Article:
Tillerson delivered comments to reporters at the State Department Tuesday afternoon, laying out what he believed were his successes during his short tenure. He said Trump called him "a little after noontime from Air Force One," hours after the president's morning tweet, and that he had spoken with Kelly. Tillerson said his last day on the job will be March 31, and that he would delegate his responsibilities to his deputy effective at the end of Tuesday.
"All of us, we know, want to leave this place as a better place for the next generation. I'll now return to private life as a private citizen, as a private American, proud of the opportunity I've had to serve my country," he said. He did not take questions.
A senior White House official said Trump made the move to replace Tillerson in order to have a new team in place ahead of talks with North Korea and over trade.
"I think Rex will be much happier now," Trump told reporters at the White House Tuesday morning.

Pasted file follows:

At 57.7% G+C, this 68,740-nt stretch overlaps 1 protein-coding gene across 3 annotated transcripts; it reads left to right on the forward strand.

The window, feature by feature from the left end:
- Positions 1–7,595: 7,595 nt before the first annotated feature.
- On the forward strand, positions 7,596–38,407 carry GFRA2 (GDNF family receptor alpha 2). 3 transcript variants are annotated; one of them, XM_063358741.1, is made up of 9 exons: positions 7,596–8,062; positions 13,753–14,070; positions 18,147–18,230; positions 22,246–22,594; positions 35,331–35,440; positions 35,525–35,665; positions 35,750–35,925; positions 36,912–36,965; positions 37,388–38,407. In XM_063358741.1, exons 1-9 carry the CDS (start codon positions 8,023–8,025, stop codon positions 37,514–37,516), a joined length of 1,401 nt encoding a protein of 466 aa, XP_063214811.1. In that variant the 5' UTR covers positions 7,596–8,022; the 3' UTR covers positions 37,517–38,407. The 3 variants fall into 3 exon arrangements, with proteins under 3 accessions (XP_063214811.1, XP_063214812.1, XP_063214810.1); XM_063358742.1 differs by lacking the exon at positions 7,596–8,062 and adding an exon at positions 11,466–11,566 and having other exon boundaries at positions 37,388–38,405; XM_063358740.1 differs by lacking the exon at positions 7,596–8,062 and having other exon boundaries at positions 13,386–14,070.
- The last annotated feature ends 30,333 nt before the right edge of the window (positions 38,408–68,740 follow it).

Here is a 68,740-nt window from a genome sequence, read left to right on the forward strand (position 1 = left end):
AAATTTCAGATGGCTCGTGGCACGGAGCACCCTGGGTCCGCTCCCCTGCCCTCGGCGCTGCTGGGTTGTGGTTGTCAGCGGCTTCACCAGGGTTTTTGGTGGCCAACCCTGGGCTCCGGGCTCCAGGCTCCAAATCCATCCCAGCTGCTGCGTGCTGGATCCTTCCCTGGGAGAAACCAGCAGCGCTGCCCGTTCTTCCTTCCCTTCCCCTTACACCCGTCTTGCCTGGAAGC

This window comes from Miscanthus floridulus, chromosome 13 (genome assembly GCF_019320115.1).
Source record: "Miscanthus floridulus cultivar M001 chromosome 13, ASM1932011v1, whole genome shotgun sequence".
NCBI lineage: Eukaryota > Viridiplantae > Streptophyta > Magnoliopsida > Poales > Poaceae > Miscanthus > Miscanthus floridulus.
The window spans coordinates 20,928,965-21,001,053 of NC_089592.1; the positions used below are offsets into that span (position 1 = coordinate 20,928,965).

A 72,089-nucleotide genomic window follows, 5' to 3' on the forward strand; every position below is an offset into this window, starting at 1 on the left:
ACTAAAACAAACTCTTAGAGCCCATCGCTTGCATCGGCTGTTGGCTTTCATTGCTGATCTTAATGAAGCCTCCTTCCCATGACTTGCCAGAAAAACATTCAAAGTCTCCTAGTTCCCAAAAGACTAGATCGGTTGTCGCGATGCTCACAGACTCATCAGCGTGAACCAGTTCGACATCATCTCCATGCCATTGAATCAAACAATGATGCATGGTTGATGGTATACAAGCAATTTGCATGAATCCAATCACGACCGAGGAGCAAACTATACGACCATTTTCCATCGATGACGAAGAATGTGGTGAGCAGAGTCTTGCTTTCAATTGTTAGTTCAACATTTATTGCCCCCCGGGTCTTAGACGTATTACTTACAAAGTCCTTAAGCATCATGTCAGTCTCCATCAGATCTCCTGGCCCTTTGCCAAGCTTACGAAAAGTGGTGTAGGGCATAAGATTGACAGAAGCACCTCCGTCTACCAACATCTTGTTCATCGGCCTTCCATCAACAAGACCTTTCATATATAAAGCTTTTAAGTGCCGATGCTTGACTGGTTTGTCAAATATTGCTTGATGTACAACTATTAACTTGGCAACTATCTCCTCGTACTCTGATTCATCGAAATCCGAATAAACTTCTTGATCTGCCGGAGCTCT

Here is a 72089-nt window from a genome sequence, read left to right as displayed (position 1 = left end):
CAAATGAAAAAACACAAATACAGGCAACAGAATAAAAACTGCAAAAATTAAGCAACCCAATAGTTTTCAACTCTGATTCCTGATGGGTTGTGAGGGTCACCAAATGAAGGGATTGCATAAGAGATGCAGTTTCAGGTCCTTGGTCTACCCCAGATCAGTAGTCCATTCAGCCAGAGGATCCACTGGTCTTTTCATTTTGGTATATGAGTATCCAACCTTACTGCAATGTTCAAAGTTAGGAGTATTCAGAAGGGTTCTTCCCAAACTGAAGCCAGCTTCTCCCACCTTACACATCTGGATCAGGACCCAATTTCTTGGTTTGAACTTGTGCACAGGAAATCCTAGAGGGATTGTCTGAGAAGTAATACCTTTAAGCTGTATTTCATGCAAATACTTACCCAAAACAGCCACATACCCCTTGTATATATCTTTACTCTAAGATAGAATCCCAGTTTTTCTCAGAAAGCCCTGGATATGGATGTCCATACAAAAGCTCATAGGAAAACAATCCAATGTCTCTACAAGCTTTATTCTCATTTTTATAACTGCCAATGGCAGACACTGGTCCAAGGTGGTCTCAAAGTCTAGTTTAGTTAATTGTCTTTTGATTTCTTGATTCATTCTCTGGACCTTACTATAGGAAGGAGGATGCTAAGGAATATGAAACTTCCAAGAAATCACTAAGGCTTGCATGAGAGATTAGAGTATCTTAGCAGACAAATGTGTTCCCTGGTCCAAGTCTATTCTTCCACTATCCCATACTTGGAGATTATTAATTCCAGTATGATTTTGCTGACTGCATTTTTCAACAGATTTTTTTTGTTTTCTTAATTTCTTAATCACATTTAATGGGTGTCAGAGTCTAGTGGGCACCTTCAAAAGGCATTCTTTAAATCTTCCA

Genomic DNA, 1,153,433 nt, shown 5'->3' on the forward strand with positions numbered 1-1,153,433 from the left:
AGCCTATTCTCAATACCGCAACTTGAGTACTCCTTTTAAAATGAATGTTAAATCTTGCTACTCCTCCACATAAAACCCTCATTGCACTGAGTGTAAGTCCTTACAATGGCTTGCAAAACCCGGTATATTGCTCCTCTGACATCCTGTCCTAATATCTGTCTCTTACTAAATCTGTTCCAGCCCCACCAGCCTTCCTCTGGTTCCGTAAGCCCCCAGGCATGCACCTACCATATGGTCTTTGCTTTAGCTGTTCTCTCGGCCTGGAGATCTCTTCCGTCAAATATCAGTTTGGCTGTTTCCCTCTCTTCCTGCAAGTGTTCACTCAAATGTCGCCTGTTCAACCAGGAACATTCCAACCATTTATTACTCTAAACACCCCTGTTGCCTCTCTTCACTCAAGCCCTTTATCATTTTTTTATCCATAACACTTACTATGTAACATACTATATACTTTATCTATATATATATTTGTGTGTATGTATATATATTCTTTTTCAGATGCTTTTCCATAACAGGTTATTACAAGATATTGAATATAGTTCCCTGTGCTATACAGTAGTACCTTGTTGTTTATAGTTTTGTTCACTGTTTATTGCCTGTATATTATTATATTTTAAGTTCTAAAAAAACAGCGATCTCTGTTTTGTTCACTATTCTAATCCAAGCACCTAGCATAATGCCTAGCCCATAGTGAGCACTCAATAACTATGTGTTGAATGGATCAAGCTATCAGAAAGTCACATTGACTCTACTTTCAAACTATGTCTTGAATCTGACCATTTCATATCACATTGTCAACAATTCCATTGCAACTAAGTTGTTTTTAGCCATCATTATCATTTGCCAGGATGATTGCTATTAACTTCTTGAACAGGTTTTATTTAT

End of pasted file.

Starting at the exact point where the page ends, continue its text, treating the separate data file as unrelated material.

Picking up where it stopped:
"Rex and I have been talking about this for a long time," the president said before leaving for a trip to California. "We got along actually quite well but we disagreed on things. When you look at the Iran deal. I think it was terrible, I guess he thought it was OK. I wanted to either break it or do something, and he felt a little bit differently. So we were not really thinking the same."
Tillerson returned early to Washington on Monday, cutting short his first trip to Africa as secretary. The State Department on Saturday said the cancellation of a last day on the continent was due to food poisoning he'd contracted in Ethiopia. As he flew back, he described himself as exhausted from lack of sleep and illness.
He also used the flight to issue the administration's harshest condemnation of Russia's alleged involvement in the poisoning of a former spy in the United Kingdom.
The poisoning, he told reporters, "clearly came from Russia" and "certainly will trigger a response."
Sen. Tammy Duckworth, an Illinois Democrat, directly connected Tillerson's comments about Russia to Trump's decision. "Donald Trump’s reaction to Tillerson’s support of a close American ally facing threats from Russia was to fire him," she said in a statement.